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Children's hospitals prepare for long-term financial challenges

Sector is managing well but many providers no longer have wide margin of financial strength compared with the larger pool of acute care hospitals

U.S. not-for-profit children's hospitals are likely to remain stable in the next year or two although changes on the horizon, including those related to healthcare reform, could affect the sector's traditional niche role, according to a new report from Standard & Poor' Ratings Services.

The report, "U.S. Not-For-Profit Children’s Hospitals Median Ratios Remain Sound But Long-Term Challenges Could Affect Business Model," notes that median children's hospital ratios for fiscal 2013 stayed strong or improved from a year earlier. S&P said this reflects a stable credit profile that should be sustainable given the financial flexibility of many providers.

"We believe the sector is managing well even though many providers no longer have the wide margin of financial strength compared with the larger pool of rated acute care stand-alone hospitals," said Standard & Poor's credit analyst Suzie Desai in a statement. "Nonetheless, the financial profile is generally more robust than that of stand-alone providers."

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Standard & Poor's rates 21 stand-alone children's hospitals, all of which are independent providers that are not a part of a larger general acute care hospital or healthcare system.

Contributing to the current robustness of children's hospital profiles are some distinctive factors:

  • The ability to attract specific pediatric subspecialists and to provide high acuity services not generally available in general acute care hospitals or some academic medical centers;
  • Philanthropic and fundraising support well above and beyond what general acute care providers are able to garner;
  • Most rated facilities are often the sole provider of tertiary and quaternary children's care for a large region, and have expanded their ambulatory footprint by establishing relationships with general acute care facilities;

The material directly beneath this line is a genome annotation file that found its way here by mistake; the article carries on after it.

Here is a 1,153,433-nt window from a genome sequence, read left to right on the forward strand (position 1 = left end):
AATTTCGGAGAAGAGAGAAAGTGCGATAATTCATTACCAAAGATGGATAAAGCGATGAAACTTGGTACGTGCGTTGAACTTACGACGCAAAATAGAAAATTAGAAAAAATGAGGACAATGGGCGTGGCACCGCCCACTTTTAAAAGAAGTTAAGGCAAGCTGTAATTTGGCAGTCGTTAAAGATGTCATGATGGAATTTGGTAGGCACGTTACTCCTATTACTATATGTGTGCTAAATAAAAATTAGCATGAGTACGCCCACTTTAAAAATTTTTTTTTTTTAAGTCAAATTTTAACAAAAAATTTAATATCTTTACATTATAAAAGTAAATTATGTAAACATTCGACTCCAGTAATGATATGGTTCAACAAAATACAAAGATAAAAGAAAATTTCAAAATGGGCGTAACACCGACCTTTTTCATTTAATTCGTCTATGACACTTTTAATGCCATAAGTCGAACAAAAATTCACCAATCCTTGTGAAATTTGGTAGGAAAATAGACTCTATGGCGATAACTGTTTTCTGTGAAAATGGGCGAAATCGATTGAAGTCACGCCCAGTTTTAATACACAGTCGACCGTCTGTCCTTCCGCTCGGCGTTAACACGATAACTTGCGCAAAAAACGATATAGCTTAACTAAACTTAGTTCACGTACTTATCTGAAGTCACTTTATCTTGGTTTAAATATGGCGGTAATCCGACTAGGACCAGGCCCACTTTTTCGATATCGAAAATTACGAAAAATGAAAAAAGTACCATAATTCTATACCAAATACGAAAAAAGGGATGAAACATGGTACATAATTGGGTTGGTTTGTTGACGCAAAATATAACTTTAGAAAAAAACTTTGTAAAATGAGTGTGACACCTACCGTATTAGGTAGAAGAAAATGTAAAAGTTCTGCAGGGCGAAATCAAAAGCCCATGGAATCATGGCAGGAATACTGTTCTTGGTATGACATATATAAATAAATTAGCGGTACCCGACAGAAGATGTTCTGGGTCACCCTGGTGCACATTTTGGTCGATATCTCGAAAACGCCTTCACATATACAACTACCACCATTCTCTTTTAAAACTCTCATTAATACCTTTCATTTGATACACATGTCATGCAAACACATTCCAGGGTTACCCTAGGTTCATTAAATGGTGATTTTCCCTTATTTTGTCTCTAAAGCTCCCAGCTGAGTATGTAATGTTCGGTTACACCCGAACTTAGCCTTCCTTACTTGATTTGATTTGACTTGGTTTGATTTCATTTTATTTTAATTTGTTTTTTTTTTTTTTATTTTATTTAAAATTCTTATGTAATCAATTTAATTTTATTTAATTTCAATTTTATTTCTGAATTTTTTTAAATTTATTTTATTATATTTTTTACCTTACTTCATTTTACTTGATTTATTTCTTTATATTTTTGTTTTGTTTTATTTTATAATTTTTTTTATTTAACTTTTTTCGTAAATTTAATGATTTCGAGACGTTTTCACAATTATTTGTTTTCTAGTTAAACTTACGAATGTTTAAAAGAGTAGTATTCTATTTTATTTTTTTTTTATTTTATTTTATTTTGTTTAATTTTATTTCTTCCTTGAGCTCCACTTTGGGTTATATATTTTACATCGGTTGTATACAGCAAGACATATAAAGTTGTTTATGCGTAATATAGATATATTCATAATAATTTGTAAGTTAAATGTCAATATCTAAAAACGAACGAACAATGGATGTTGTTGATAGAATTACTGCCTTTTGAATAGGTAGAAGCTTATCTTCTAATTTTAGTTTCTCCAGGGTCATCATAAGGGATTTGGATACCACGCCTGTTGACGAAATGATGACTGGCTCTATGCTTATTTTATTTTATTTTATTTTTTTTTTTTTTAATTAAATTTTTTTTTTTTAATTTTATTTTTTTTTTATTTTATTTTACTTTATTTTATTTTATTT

• Providers have built their regional networks to "cast a wider net," so as to maintain a wide-enough catchment for high-end pediatric referrals;
  • Children's hospitals have developed additional services that cross into the adult market, including maternal-fetal health programs, and pushing the traditional age limits by serving patients with childhood conditions into their early 20s.

What hasn't changed for children's hospitals is the considerable risk pediatric providers face in relying on Medicaid funding, S&P indicates. Most children's hospitals are ultimately vulnerable given their generally high exposure to Medicaid programs as a percentage of their overall payer mix, the report notes.

The S&P report identifies four aspects of the Affordable Care Act that could ultimately challenge the financial position of children's hospitals. They are:

Revenue pressures. S&P argues that, should more pediatric commercial patients sign up for insurance through exchanges, providers could begin to see smaller payments from these new policies than from traditional commercial contracts for their services. In some markets, contract negotiations are getting tougher, the report indicates, and in states where the Medicaid programs are still evolving or where commercial insurers are more active, children's hospitals are conducting pilot programs that put some reimbursement at risk for certain quality and cost metrics. S&P concludes that, over the longer term, "these types of programs could put more pressure on overall revenues."

Cost reduction. According to the report, some children's hospitals may have higher cost structures given the sector's minimal consolidation to date, which makes achieving efficiencies more difficult and requires all providers to continue to provide comprehensive, but necessary and sometimes expensive, services. In
addition, many pediatric providers are tied to universities by serving as teaching hospitals for medical schools. These relationships tend to come with a higher cost structure, making it more difficult to implement meaningful cost reductions.

Physician integration. "As cost and quality measurements weave their way into commercial and Medicaid payment contracts, physician coordination has become even more important," the report notes. Integration efforts could reduce costs and improve quality in the long term, but S&P says the immediate investments to build networks and employ physicians can adversely affect operations, much as they do in the overall acute care sector.

Patient volumes. Children's hospitals, along with many specialty hospitals, have seen inpatient volume shifts to outpatient cases and to other general acute care providers for less-intensive ailments, while a core group of high acuity and high-cost patients remain at the children's hospitals. S&P says this trend "may result in a chasm between the stronger operators located in less-competitive or larger markets who can fill their inpatient beds with the higher acuity services and the weaker hospitals with significant competition or limited demographics who cannot do so.